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members are prohibited from engaging in partisan political activity or other Commonwealth service while in office; and that the Commission has the authority to organize and establish a staff. It is apparent from the foregoing that in Section 7 the legislature intended to and did create a fully independent Commission to administer the Act. That the members of the Commission had to be appointed by one of the co-equal branches of government appears to us obvious. It is equally clear to us that the fact that the legislature and the executive chose to share this appointive power does not make its exercise unlawful or discriminatory.
The duties of the Commission, as set forth in Section 7 of the Act authorize the Commission to establish rules and regulations to carry out the provisions of the Act, to issue advisory opinions respecting an individual's duties under the Act, to conduct investigations and to hold hearings. The contention is that this Section violates Article II, Section 1 of the Pennsylvania Constitution which vests the legislative power of the Commonwealth in the General Assembly.
The rule against non-delegation of legislative power was ably set forth by Justice Roberts in the majority opinion of our Supreme Court in Chartiers Valley Joint Schools v. Allegheny County Board of School Directors, 418 Pa. 520, 529, 211 A.2d 487, 492 (1965) where the Court stated:
It is generally agreed that the non-delegation principle does not require that all details of administration be precisely or separately enumerated in the statute. 'While the legislature cannot delegate power to make a law, it may where necessary, confer authority and discretion in connection with the execution of the law; it may establish primary standards and impose upon others the duty to carry out the
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declared legislative policy in accordance with the general provisions of the Act.' Belovsky v. Redevelopment Authority, 357 Pa. 329, 342, 54 A.2d 277, 284 (1947). . . . However, legislation must contain adequate standards which will guide and restrain the exercise of the delegated administrative functions.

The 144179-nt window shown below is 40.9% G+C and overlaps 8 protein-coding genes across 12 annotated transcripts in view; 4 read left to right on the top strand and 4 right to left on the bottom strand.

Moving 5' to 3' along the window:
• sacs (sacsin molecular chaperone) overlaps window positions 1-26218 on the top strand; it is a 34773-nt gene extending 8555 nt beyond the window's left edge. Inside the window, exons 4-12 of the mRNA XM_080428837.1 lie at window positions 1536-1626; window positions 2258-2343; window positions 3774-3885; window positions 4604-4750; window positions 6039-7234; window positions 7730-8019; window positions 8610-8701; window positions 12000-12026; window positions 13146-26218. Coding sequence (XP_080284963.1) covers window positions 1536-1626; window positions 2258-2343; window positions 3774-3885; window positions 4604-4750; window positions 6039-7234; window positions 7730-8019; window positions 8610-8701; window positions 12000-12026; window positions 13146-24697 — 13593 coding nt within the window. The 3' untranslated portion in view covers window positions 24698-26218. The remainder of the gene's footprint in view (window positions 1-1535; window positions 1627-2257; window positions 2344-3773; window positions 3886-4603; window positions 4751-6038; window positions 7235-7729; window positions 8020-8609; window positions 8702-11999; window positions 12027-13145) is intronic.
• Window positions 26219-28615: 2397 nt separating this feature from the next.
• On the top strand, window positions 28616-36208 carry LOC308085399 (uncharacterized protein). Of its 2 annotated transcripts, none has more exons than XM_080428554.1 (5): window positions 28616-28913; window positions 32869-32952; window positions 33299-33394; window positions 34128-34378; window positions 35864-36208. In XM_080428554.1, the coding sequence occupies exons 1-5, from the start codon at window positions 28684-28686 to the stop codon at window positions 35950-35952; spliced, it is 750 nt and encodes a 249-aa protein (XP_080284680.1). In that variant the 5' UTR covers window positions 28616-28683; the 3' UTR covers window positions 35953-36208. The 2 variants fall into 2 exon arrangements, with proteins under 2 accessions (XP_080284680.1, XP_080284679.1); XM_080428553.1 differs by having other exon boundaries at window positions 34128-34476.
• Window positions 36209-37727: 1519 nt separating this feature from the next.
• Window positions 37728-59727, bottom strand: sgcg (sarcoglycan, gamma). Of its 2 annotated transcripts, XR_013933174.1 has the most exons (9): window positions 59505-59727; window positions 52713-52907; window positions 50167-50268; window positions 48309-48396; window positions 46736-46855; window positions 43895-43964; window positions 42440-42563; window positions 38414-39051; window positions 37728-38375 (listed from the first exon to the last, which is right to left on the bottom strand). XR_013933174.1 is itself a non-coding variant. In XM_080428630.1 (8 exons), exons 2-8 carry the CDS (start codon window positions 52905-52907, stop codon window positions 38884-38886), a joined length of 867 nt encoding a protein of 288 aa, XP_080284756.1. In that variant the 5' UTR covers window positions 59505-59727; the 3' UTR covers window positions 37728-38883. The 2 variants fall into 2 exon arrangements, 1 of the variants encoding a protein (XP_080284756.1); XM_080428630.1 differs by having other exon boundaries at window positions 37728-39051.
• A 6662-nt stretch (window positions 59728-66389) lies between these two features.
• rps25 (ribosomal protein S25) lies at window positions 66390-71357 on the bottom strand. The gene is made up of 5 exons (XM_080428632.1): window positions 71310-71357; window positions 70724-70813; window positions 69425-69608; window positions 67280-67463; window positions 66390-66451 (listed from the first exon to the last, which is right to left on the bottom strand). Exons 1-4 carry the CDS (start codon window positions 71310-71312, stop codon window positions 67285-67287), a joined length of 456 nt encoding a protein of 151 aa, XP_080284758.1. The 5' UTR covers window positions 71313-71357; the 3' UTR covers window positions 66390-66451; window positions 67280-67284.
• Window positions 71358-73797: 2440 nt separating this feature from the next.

Further, Chartiers counsels that in determining whether this rule is violated we must look to the statute's purpose, its nature and its reasonable effect.
Measured against these principles we have no doubt that the Act contains sufficient guidelines to limit the exercise of statutory power conferred upon the Commission. In enacting the Public Officials Ethics Law, the Legislature declared that "public office is a public trust and that any effort to realize personal financial gain through public office is a violation of that trust." Section 1 of the Act, 65 P.S. § 401. To that end the Act pertinently prohibits public officials from using confidential information obtained through or using public office for private financial gain or from entering into a contract in which he or his immediate family has a financial interest of $500 or more except through an open and public process; the offering, acceptance or solicitation of "anything of value" to influence votes or official action; and other areas of possible conflict as determined by the Commission in the exercise of its authority to render advisory opinions concerning individuals and their duties under the Act. See Section 3 of the Act, 65 P.S. § 403. We are of the view that Section 3 contains as definite a description of what constitutes a conflict of interest as is reasonably possible to express. It must be remembered that the Act sets unprecedented standards of accountability for public officials, candidates and employees in this Commonwealth. Given the thousand of public officials,
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candidates and employees of this Commonwealth who are subject to the Act, each with private circumstances presenting at least the potentiality of a conflict of interest with the public trust, we must conclude that the legislature provided the Commission with sufficient statutory direction and guidelines to meet the demands of the Constitution.
Accordingly, we will enter the following
And Now, August 31, 1979, the preliminary objections of respondents, Richard Thornburgh, Robert E. Casey, Ethel Allen and the State Ethics Commission in the nature of a demurrer are hereby sustained and the petition for review is hereby dismissed.
Judge MacPhail dissents.
Preliminary objections in the nature of a demurrer sustained. Petition dismissed.